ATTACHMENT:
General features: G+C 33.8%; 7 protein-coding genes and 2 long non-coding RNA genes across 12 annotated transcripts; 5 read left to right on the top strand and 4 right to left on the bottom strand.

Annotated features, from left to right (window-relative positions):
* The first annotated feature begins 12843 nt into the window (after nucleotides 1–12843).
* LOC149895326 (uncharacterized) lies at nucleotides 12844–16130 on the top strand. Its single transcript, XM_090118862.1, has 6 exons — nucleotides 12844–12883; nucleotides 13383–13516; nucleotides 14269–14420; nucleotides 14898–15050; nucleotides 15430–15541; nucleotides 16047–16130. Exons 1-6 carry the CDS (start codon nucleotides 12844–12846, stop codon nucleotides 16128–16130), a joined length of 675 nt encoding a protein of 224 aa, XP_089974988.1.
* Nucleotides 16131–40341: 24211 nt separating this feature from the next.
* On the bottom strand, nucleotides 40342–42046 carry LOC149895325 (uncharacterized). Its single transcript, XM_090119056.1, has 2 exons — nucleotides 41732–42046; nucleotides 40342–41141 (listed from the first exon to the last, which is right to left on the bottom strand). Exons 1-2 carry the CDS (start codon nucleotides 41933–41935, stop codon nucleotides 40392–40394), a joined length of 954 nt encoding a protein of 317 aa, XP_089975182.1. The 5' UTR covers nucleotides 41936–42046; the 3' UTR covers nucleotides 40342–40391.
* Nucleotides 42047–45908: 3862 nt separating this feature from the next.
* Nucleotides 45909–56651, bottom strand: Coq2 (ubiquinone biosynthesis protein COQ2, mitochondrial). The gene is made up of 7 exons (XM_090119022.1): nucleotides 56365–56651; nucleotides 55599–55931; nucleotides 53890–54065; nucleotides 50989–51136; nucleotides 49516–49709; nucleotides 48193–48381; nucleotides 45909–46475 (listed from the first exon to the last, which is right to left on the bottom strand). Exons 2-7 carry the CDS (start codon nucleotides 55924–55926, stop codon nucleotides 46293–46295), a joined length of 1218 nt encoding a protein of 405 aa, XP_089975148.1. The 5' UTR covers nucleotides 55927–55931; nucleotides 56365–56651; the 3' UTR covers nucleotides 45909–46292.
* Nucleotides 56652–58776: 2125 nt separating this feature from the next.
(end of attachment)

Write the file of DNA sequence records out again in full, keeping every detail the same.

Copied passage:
General features: G+C 33.8%; 7 protein-coding genes and 2 long non-coding RNA genes across 12 annotated transcripts; 5 read left to right on the top strand and 4 right to left on the bottom strand.

Annotated features, from left to right (window-relative positions):
* The first annotated feature begins 12843 nt into the window (after nucleotides 1–12843).
* LOC149895326 (uncharacterized) lies at nucleotides 12844–16130 on the top strand. Its single transcript, XM_090118862.1, has 6 exons — nucleotides 12844–12883; nucleotides 13383–13516; nucleotides 14269–14420; nucleotides 14898–15050; nucleotides 15430–15541; nucleotides 16047–16130. Exons 1-6 carry the CDS (start codon nucleotides 12844–12846, stop codon nucleotides 16128–16130), a joined length of 675 nt encoding a protein of 224 aa, XP_089974988.1.
* Nucleotides 16131–40341: 24211 nt separating this feature from the next.
* On the bottom strand, nucleotides 40342–42046 carry LOC149895325 (uncharacterized). Its single transcript, XM_090119056.1, has 2 exons — nucleotides 41732–42046; nucleotides 40342–41141 (listed from the first exon to the last, which is right to left on the bottom strand). Exons 1-2 carry the CDS (start codon nucleotides 41933–41935, stop codon nucleotides 40392–40394), a joined length of 954 nt encoding a protein of 317 aa, XP_089975182.1. The 5' UTR covers nucleotides 41936–42046; the 3' UTR covers nucleotides 40342–40391.
* Nucleotides 42047–45908: 3862 nt separating this feature from the next.
* Nucleotides 45909–56651, bottom strand: Coq2 (ubiquinone biosynthesis protein COQ2, mitochondrial). The gene is made up of 7 exons (XM_090119022.1): nucleotides 56365–56651; nucleotides 55599–55931; nucleotides 53890–54065; nucleotides 50989–51136; nucleotides 49516–49709; nucleotides 48193–48381; nucleotides 45909–46475 (listed from the first exon to the last, which is right to left on the bottom strand). Exons 2-7 carry the CDS (start codon nucleotides 55924–55926, stop codon nucleotides 46293–46295), a joined length of 1218 nt encoding a protein of 405 aa, XP_089975148.1. The 5' UTR covers nucleotides 55927–55931; nucleotides 56365–56651; the 3' UTR covers nucleotides 45909–46292.
* Nucleotides 56652–58776: 2125 nt separating this feature from the next.